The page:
Don’t Ignore That Leg Pain
Sciatica is caused by pressure or irritation to the sciatic nerve. This irritation usually comes from an issue with the spine. The spine is made up of several bones called vertebrae. In between each vertebra are discs that act as shock absorbers. Due to wear and tear or injury, these discs can bulge and press on nearby nerves. The sciatic nerves start at the lower spine and run down each side of the butt, legs, and feet. If a damaged disc rests on one of the sciatic nerves, a person can get mild to severe sciatic pain. Research estimates about 40% of people will get some form of sciatic pain.
The symptoms of sciatica
Persons with sciatica first experience lower back pain. This pain then moves to the buttocks then legs. Leg pain is the most glaring sign of sciatica. Other symptoms include hip pain, tingling, and numbness. In severe cases, the foot feels weaker and causes pain when moving. Sciatica patients also have difficulty sitting or standing for long periods.
Try these sciatica treatment steps
Leg pain can prevent sciatica sufferers from moving around comfortably. There are a few treatments that can help, dependent on the degree of pain. Using over-the-counter painkillers is the first step in pain management. Hot and cold therapy, using ice packs or compression packs can provide a 40% reduction in pain. Other treatments include physical therapy and steroid injections. While all these treatments can reduce leg pain, there are occasions where the pain persists. At this point, the doctor must look deeper and consider surgery to reduce the pain.
Removing the source of the problem
Sciatica is not a stand-alone condition. The pain is a signal that something is wrong with the spine. Once a doctor performs an x-ray or MRI, chances are some damage will be uncovered. Depending on the extent of the damage, the surgeon can suggest the right surgical procedure to stop leg pain. For herniated discs, the surgeon can perform a minimally invasive discectomy. The surgeon will remove part of the herniated disc that is irritating the sciatic nerve. The procedure has a high success rate and is effective in reducing pain. Even several years after the operation, 80% of patients are satisfied with the results.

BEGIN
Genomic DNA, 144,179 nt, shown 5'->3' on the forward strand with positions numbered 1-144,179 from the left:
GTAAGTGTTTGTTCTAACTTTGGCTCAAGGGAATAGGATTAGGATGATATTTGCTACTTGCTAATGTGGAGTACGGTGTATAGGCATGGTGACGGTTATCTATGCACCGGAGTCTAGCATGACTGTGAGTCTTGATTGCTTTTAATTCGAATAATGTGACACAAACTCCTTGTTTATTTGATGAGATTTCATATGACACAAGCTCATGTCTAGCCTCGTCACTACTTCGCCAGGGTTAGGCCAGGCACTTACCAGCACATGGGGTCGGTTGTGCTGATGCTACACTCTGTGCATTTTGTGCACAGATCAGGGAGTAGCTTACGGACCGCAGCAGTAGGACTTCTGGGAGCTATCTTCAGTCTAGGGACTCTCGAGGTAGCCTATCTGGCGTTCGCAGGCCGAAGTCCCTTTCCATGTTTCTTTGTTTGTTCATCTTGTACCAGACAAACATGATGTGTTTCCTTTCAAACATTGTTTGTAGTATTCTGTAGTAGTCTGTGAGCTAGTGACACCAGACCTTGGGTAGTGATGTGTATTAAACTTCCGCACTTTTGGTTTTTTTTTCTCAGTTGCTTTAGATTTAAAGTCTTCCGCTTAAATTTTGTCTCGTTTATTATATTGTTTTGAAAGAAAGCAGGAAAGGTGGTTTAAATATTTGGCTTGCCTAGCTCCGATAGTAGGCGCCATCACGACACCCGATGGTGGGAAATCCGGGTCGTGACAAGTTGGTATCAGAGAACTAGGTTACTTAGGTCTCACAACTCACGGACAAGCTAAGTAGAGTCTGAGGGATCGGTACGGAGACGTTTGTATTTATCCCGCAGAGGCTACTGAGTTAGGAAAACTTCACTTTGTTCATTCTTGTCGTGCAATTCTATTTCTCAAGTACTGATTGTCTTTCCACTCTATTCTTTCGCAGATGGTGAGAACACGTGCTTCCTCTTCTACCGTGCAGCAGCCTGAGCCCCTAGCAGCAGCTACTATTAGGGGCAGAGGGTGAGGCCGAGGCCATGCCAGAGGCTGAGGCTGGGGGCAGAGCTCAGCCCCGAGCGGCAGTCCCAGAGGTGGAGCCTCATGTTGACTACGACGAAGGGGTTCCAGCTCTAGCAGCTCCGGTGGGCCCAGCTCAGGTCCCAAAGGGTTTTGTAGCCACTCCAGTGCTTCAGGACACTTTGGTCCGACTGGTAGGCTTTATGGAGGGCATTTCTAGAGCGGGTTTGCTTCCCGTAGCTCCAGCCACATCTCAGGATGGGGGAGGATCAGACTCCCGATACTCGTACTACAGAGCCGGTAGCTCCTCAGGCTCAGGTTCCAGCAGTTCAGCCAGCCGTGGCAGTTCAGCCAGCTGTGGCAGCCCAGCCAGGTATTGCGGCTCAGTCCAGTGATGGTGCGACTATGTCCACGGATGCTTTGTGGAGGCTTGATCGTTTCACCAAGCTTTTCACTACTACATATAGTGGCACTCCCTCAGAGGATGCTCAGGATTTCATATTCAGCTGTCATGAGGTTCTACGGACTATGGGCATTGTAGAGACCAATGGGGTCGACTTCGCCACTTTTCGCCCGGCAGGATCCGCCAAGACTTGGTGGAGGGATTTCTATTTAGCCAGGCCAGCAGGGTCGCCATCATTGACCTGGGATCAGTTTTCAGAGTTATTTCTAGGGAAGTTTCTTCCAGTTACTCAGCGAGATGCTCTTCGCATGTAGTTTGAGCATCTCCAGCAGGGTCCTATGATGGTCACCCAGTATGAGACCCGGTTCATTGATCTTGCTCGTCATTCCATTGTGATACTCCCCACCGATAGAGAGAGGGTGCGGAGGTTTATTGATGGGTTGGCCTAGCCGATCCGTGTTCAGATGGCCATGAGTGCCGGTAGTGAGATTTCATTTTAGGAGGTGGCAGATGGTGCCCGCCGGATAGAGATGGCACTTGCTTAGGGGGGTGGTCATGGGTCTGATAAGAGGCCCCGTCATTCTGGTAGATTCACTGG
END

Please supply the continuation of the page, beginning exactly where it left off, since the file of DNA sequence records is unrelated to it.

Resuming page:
Some much-needed breathing room
In some cases, the disc is not herniated, but the patient has spinal stenosis. Spinal stenosis is the narrowing of the spinal canal. A smaller canal can press on the sciatic nerve, causing leg pain. To address this, the surgeon can perform a laminectomy. The laminae are a pair of bones that make up the posterior wall of the vertebra. The surgeon removes some or all of the lamina. This frees up space and relieves pressure on the sciatic nerve. Laminectomy has an 85% satisfaction rate among patients.
Surgery may be the answer you’re looking for
While there are several non-surgical treatment options, few provide long-term relief like surgery. A medical professional must assess the leg pain and find the root of the spinal issue. If non-surgical treatment is unsuccessful, the surgeon will turn to minimally invasive surgery. Most patients report decreased pain and a better quality of life after surgery. Speak with a doctor about available surgical options today.